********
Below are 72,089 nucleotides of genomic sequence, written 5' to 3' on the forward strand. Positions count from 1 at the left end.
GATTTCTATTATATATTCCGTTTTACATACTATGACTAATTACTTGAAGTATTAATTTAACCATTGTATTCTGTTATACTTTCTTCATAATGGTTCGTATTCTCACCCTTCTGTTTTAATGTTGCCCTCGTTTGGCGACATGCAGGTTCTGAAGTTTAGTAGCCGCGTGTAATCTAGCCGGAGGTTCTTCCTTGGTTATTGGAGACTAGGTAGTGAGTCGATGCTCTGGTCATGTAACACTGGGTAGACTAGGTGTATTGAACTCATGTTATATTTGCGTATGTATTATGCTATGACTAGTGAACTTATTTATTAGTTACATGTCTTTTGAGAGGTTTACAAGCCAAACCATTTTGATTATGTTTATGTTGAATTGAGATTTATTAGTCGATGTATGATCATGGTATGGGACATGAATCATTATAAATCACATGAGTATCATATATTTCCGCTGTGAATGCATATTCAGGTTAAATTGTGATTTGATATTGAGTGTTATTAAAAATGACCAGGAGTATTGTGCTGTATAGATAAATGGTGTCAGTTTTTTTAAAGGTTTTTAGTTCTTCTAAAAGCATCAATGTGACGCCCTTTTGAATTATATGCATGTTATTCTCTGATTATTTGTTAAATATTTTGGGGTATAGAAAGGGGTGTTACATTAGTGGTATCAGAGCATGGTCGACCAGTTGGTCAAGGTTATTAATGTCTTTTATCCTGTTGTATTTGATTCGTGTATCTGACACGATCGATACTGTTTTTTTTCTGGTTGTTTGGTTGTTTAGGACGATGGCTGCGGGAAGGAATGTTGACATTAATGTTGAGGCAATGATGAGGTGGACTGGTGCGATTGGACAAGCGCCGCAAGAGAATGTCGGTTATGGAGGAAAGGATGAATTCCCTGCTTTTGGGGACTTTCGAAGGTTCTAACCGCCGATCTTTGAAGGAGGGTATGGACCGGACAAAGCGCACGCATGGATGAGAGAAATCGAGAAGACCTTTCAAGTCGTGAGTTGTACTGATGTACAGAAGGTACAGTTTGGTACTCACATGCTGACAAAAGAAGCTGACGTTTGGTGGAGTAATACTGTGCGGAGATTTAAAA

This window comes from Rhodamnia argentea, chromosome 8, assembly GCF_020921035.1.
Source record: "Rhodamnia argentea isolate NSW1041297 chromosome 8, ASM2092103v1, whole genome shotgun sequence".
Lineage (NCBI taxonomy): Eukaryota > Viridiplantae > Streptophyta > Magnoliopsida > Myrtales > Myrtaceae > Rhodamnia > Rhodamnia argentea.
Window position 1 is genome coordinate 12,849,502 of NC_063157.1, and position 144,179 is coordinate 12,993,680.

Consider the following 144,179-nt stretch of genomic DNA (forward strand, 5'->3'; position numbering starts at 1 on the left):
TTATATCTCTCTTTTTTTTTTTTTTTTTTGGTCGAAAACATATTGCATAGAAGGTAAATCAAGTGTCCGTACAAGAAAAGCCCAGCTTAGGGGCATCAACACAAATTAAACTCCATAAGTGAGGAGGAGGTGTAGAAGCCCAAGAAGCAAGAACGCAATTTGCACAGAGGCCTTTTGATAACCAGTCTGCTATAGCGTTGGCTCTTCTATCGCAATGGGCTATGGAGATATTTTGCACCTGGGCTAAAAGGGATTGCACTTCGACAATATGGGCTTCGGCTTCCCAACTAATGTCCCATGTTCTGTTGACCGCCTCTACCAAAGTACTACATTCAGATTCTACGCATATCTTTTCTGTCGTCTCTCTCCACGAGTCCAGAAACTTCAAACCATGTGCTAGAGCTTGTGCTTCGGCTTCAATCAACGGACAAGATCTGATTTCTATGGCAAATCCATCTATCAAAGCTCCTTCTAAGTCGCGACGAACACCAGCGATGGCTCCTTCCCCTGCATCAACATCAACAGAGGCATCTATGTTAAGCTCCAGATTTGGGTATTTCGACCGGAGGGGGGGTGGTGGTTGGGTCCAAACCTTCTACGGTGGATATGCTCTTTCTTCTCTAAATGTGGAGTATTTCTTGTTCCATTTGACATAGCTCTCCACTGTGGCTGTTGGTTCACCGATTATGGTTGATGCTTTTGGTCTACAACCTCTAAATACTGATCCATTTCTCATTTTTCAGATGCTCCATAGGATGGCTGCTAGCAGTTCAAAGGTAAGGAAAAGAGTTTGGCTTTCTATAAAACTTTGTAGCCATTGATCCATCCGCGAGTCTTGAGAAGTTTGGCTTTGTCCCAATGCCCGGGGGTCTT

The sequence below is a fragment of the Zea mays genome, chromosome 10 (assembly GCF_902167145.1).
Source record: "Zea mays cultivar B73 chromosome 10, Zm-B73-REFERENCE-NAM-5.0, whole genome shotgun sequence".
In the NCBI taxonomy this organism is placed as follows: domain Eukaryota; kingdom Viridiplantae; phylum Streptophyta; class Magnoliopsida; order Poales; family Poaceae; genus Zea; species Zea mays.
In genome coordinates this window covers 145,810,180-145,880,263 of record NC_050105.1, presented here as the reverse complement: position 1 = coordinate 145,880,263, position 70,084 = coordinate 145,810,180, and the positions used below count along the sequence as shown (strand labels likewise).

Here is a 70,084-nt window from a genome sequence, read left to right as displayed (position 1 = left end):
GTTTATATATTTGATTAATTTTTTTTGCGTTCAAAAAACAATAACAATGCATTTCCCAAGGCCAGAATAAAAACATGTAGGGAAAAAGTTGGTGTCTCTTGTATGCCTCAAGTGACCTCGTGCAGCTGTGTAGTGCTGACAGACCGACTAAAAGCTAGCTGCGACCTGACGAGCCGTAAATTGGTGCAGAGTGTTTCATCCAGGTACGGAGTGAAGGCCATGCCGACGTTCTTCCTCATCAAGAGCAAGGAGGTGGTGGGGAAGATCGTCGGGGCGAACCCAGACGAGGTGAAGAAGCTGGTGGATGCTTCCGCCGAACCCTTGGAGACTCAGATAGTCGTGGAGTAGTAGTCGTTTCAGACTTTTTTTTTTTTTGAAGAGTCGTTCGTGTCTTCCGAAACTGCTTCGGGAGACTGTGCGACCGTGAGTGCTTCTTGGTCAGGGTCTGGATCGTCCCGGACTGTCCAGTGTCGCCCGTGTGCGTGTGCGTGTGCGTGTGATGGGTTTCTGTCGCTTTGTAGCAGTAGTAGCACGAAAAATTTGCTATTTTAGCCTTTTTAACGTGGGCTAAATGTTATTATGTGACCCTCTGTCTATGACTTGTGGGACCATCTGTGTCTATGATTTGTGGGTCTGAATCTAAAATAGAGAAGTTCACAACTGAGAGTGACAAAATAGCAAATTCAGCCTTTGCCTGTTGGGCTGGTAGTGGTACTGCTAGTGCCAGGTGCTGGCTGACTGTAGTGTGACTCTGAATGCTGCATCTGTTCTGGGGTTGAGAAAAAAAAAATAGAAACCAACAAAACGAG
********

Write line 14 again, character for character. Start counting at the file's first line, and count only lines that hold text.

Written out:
GTTTATATATTTGATTAATTTTTTTTGCGTTCAAAAAACAATAACAATGCATTTCCCAAGGCCAGAATAAAAACATGTAGGGAAAAAGTTGGTGTCTCTTGTATGCCTCAAGTGACCTCGTGCAGCTGTGTAGTGCTGACAGACCGACTAAAAGCTAGCTGCGACCTGACGAGCCGTAAATTGGTGCAGAGTGTTTCATCCAGGTACGGAGTGAAGGCCATGCCGACGTTCTTCCTCATCAAGAGCAAGGAGGTGGTGGGGAAGATCGTCGGGGCGAACCCAGACGAGGTGAAGAAGCTGGTGGATGCTTCCGCCGAACCCTTGGAGACTCAGATAGTCGTGGAGTAGTAGTCGTTTCAGACTTTTTTTTTTTTTGAAGAGTCGTTCGTGTCTTCCGAAACTGCTTCGGGAGACTGTGCGACCGTGAGTGCTTCTTGGTCAGGGTCTGGATCGTCCCGGACTGTCCAGTGTCGCCCGTGTGCGTGTGCGTGTGCGTGTGATGGGTTTCTGTCGCTTTGTAGCAGTAGTAGCACGAAAAATTTGCTATTTTAGCCTTTTTAACGTGGGCTAAATGTTATTATGTGACCCTCTGTCTATGACTTGTGGGACCATCTGTGTCTATGATTTGTGGGTCTGAATCTAAAATAGAGAAGTTCACAACTGAGAGTGACAAAATAGCAAATTCAGCCTTTGCCTGTTGGGCTGGTAGTGGTACTGCTAGTGCCAGGTGCTGGCTGACTGTAGTGTGACTCTGAATGCTGCATCTGTTCTGGGGTTGAGAAAAAAAAAATAGAAACCAACAAAACGAG